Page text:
In ancient Greek, the noun ϑάλαμος (transliterated as “thalamus”) was used to indicate the innermost chamber of Greek mansions. It is accepted that Galen was the first to use this term in a medical context in the “De Usu partium.” The original text of Galen further specified that the thalamus served the optic nerves—i.e., “[…] propter illos nervos factus est […]”; hence the definition “thalamus nervorum opticorum,” which dominated the classic literature thereafter.50,73 It is not clear, however, why Galen chose this term and what anatomical structure he wanted to describe with this word. According to Walker,71 Galen’s intention was probably to link nomenclature with function, in that he identified the thalamus as a sort of chamber, or anteroom, for the optic nerves. Jones24 believed that Galen was thinking of the thalamus as a sort of storeroom for the vital spirit (the pneuma). In 1822, Burdach5 vehemently stated that Galen did not see the thalamus at all, since he could not have given the name “chamber” to a solid mass like that of the thalamus. However, the choice of Burdach to give the name “pulvinar” (Latin for “pillow”) to the most posterior part of the thalamus is at least ironic; in classic Greco-Roman literature, the term “thalamus” means also, if not mostly, “room for the bridal couple” or even “bridal bed.”

The parallel with the Odyssey is thus intriguing: as a literate of the classic world, Galen was certainly aware of the poems of Homer. Moreover, it is known that Galen refined his anatomical knowledge in Alexandria, Egypt, where Herophilos of Chalcedon had already, in the 4th century bc, identified and named the choroid plexus and the body of the fornix. Although no written evidence is available, it is thus likely that Herophilos and his later followers also saw the thalamus. In fact, in a schematic depiction of the central nervous system of the Tashri-i-mansuri (Fig. 1), which, according to Sudhoff,62 emulates lost drawings of the Alexandrine school, two ovoids are shown sitting unequivocally on top of the brainstem, much as the ϑάλαμος of Odysseus sits atop the trunk of the olive tree. Those round structures, according to an interesting suggestion of Gailloud and colleagues,16 could possibly represent a first, albeit sketchy, depiction of the thalamus. Lastly, if as Walker71 said, the word “thalamus” was chosen just to mean “anteroom or chamber” of the optic nerves, then it appears at least odd that it has been used only in this context. Space-connoting terms (such as atrium, ventricle, recess, cavum, etc.) tend to recur often in classical anatomical nomenclature, whereas eponyms only are unique (torcular, pons, calamus scriptorius, etc.).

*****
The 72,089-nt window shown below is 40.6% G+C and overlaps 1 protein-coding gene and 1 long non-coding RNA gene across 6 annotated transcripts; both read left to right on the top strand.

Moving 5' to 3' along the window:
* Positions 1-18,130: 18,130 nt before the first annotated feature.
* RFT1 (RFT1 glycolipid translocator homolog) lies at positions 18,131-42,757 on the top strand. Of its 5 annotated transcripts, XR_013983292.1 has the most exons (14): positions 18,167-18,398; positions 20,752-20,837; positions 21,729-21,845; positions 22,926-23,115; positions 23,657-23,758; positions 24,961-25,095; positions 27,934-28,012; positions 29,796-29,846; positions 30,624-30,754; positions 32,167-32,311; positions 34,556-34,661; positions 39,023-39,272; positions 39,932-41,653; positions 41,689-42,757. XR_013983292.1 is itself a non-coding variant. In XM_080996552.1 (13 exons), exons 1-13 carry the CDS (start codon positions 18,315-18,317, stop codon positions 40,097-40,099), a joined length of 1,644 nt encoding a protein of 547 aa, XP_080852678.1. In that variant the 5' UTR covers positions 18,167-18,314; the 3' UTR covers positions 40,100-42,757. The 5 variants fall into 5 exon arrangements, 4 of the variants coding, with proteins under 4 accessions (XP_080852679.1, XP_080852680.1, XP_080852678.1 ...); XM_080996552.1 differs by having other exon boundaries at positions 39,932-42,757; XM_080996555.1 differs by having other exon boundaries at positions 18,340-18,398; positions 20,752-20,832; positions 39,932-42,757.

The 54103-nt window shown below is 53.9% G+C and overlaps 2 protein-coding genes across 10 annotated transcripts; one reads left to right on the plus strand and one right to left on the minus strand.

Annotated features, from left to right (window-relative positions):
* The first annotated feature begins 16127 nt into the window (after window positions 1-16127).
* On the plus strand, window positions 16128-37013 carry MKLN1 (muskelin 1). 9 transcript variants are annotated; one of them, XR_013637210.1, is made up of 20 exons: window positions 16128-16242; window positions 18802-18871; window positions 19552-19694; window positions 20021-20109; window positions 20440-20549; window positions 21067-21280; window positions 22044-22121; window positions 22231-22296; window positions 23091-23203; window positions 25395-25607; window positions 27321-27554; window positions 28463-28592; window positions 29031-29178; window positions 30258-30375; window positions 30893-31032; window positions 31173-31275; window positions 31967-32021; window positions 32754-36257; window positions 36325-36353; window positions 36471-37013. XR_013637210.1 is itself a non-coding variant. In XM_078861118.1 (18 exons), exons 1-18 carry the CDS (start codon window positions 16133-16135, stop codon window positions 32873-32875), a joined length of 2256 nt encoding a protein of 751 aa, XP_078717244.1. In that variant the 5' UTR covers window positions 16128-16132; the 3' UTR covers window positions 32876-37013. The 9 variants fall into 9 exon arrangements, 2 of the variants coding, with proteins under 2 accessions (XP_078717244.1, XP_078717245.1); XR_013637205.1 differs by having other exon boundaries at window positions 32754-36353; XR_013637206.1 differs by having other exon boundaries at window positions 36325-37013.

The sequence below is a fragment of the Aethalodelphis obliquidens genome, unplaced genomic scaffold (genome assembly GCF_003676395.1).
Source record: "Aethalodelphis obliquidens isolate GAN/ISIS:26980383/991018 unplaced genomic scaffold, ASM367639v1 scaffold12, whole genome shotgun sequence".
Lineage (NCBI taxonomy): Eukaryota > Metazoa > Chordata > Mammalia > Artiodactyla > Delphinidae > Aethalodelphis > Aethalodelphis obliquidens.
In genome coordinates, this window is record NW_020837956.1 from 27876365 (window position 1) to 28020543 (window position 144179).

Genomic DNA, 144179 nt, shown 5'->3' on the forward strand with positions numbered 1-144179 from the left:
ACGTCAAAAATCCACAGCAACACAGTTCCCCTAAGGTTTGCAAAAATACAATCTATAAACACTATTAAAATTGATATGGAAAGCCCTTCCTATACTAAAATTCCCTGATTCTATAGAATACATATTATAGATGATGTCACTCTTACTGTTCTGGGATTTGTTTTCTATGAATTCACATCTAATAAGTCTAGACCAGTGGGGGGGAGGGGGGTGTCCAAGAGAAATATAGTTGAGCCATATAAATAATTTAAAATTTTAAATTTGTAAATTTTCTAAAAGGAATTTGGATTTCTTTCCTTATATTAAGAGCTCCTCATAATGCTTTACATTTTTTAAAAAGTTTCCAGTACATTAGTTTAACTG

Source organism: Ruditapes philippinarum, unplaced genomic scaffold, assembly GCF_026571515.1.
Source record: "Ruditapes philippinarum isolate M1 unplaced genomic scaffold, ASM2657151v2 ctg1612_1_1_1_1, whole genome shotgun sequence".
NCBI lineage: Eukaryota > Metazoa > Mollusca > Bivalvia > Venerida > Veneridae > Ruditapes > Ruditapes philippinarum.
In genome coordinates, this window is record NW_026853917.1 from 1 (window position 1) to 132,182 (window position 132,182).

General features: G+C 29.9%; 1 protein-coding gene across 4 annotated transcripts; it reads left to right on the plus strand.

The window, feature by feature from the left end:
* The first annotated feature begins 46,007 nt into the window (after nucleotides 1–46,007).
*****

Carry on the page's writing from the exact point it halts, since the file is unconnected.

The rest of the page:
FIG. 1.
FIG. 1.

Depiction of the nervous system in the Tashri-i-mansuri, an anatomical text written by the Persian physician Mansur ibn Muhammad ibn Ahmad ibn Yusuf ibn Ilyas (ad 1380–1422). The specimen lies on the abdomen and the head is reflected backward (the chin is represented at the highest point of the picture). The brain is viewed from a posterosuperior position so that the whole of the central nervous system, brain, and spinal cord (including the emergence of the rootlets from the spinal canal) can be seen in a single picture. The small square in the middle of the head represents the center of the head. Four circles are represented: two smaller, closer to the square, and two slightly bigger. The text near the small circles reads, “Single nerve of the 1st pair. Likewise. Single nerve and 3rd pair,” whereas that near the bigger circles reads, “Single nerve of the 3rd pair, single nerve of the 6th pair.” The meaning of the text remains unclear; however, according to Sudhoff, these pictures would be the result of the influence of the ancient Alexandrine tradition, through Byzantine into Islamic medicine. From Sudhoff K. Ein Beitrag zur Geschichte der Anatomie im Mittelalter, speziell der anatomischen Graphik nach Handschriften des 9. bis 15. Jahrhundert. Leipzig: Barth, 1908. Public domain.